The pathophysiology of toxic megacolon is not fully understood, but is thought to involve severe inflammation extending through the colon wall, with damage and paralysis of the colonic smooth muscle layer and dilatation of the colon. The main characteristics are radiographic evidence of total or segmental colonic distension ≥6 cm, and bacterial translocation leading to bacteremia and systemic sepsis, which distinguishes toxic megacolon from other types of colonic dilatation such as Hirschsprung’s or Ogilvie’s syndrome.
The presentations of patients with ischemic, inflammatory, and infectious colitis often overlap. Therefore, patient comorbidities and clinical history play an important role in distinguishing the various types of colitis.
Signs and symptoms of ischemic colitis consist of abdominal pain accompanied by bloody diarrhea. The severity of the abdominal pain may vary, from vague to severe with peritonitis. Patients with chronic vascular insufficiency may exhibit post-prandial abdominal pain and weight loss, although this is more commonly seen in mesenteric ischemia affecting the small bowel. Embolic colonic ischemia often presents with acute-onset abdominal pain. Metabolic acidosis from lactate production is a sign of ischemia, but does not always correlate with extent of disease. Since the presentation of ischemic colitis is often nonspecific, the physician must have a high index of suspicion if a patient presents with abdominal pain and bloody diarrhea in the setting of peripheral vascular disease, atrial fibrillation, or a hypercoagulable state.
C. difficile colitis also produces a wide spectrum of disease, from mild diarrhea to toxic megacolon and multisystem organ failure. C. difficile colitis must be considered in patients who were recently exposed to antibiotics, were recently hospitalized, or have a history of C. difficile infection. Patients often have watery diarrhea up to 10 or 15 times daily with lower abdominal pain and cramping, low-grade fever, and leukocytosis. These symptoms may begin on the first day of antibiotic use, but most commonly arise a week after antibiotic exposure. The manifestations of fulminant colitis typically include severe lower quadrant or diffuse abdominal pain, diarrhea, abdominal distention, fever, hypovolemia, lactic acidosis, hypoalbuminemia, and marked leukocytosis (up to 40,000 WBC/μL). Importantly, C. difficile colitis can also present without diarrhea, particularly in more severe colitis with ileus secondary to a dilated, atonic colon. Other potential complications of fulminant colitis include toxic megacolon and bowel perforation.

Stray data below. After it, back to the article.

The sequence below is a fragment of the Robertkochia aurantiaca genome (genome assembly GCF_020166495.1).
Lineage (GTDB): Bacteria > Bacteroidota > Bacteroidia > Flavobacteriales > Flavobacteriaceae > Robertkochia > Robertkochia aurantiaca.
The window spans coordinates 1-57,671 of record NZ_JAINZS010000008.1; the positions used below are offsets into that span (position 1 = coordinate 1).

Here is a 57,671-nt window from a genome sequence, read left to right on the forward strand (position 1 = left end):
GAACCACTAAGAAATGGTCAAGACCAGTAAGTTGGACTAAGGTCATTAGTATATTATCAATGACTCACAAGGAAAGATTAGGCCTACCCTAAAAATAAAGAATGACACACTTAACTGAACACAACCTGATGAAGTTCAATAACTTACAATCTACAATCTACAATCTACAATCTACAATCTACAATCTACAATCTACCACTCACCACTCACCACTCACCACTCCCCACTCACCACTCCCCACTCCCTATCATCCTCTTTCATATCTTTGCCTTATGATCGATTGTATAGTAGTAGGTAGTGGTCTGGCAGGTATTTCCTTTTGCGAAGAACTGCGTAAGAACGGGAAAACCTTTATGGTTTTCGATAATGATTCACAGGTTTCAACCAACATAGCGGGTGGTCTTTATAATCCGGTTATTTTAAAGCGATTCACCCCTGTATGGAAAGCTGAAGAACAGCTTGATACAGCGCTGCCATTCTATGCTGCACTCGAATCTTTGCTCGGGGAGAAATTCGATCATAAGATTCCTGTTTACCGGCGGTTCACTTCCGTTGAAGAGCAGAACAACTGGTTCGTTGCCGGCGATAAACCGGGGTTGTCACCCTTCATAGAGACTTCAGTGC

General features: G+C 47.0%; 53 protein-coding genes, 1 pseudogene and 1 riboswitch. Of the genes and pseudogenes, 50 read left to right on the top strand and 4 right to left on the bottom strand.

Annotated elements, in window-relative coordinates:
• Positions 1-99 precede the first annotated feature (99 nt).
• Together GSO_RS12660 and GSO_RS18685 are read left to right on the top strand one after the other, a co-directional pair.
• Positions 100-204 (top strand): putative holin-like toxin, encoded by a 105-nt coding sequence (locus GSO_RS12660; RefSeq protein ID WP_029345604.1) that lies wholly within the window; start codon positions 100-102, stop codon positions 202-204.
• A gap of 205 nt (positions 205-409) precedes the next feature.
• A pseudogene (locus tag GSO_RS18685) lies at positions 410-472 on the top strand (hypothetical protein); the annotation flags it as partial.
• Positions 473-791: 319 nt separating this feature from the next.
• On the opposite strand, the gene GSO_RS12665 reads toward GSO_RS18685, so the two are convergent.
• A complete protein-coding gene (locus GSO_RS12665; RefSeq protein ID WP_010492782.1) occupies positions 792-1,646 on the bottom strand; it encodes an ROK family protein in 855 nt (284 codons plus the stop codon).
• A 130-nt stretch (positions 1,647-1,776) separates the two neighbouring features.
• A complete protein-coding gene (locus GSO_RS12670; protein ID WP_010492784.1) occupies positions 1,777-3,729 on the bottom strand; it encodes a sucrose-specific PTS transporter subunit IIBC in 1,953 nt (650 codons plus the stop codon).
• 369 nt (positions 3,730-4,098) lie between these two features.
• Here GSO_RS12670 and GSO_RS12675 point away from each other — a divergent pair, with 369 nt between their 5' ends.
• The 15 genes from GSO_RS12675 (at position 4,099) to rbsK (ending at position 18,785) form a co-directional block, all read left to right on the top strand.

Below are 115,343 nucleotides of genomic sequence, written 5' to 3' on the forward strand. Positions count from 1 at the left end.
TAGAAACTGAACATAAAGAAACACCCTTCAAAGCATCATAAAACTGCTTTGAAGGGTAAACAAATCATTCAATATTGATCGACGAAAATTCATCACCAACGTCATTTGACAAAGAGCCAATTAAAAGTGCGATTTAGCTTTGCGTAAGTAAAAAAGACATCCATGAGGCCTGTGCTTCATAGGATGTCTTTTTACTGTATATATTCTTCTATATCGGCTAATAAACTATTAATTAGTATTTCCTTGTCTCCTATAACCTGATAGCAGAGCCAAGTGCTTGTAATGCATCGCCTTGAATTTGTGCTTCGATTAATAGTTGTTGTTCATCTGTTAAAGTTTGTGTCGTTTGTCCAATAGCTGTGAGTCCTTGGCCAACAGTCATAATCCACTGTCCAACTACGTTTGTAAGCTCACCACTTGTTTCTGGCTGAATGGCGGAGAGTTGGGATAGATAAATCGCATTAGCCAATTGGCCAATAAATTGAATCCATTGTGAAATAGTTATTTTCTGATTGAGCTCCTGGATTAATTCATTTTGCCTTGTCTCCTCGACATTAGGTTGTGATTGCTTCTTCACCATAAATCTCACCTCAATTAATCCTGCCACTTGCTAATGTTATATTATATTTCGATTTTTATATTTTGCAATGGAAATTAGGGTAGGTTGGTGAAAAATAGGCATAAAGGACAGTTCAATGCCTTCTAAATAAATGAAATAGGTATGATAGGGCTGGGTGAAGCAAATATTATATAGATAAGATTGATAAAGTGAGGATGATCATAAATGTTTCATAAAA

Patients with a recent travel history or immunosuppression should undergo testing for other infectious etiologies, i.e., Yersinia, Shigella, etc. Additionally, CMV colitis should be suspected in any immunosuppressed patient, including transplant, inflammatory bowel disease, and HIV patients. CMV colitis can present with the nonspecific symptoms of diarrhea, fever, abdominal pain, and weight loss. Diarrhea may be bloody or non-bloody.
Patients with UC often present with diarrhea, which may be bloody. Additional symptoms include colicky abdominal pain and tenesmus, along with fever and fatigue. The severity of symptoms may range from mild disease with four or fewer stools per day, with or without blood, to severe disease with 10 to 20 stools per day, severe cramps, and continuous bleeding. Patients with UC usually present with intermittent attacks of abdominal pain and bloody diarrhea that can last for weeks to months until treated.
The presentation of Crohn’s colitis is variable and includes fatigue, prolonged diarrhea with abdominal pain, weight loss, and fever. Gross bleeding is less frequent than in UC. The transmural inflammation of Crohn’s disease is also associated with the development of fistulas between the colon and small bowel, bladder, vagina, or skin. In a population-based study of patients with Crohn’s disease, the cumulative risk of any fistula was 33% at 10 years and 50% after 20 years.12 Transmural inflammation may also result in sinus tracts with a phlegmon or abscess and peritonitis. Perianal disease, including large skin tags, anal fissures, perirectal abscess, and anal fistula, occurs in more than one-third of patients with Crohn’s disease and can be a useful identifier of Crohn’s disease when the distinction between UC and Crohn’s colitis is not clear.
It is often difficult to differentiate between UC and Crohn’s colitis, and in 10% to 15% of patients with inflammatory bowel disease, the distinction cannot be made. These patients are given a diagnosis of “indeterminate colitis.”13 Table 12–1 lists distinguishing features of the two diagnoses.
|Crohn’s Colitis||Ulcerative Colitis|
|Location||May affect any portion of the gastrointestinal tract from mouth to anus, most commonly the ileocecal region||Confined to the large intestine, beginning in the rectum and extending proximally|
|Inflammation||Discontinuous, skip lesions, may form fistulas to other organs||Continuous throughout affected areas|
|Appearance||Longitudinal ulcers are deep and may extend through all the layers of the bowel wall||Superficial ulcers involving the mucosa and submucosa, pseudopolyps|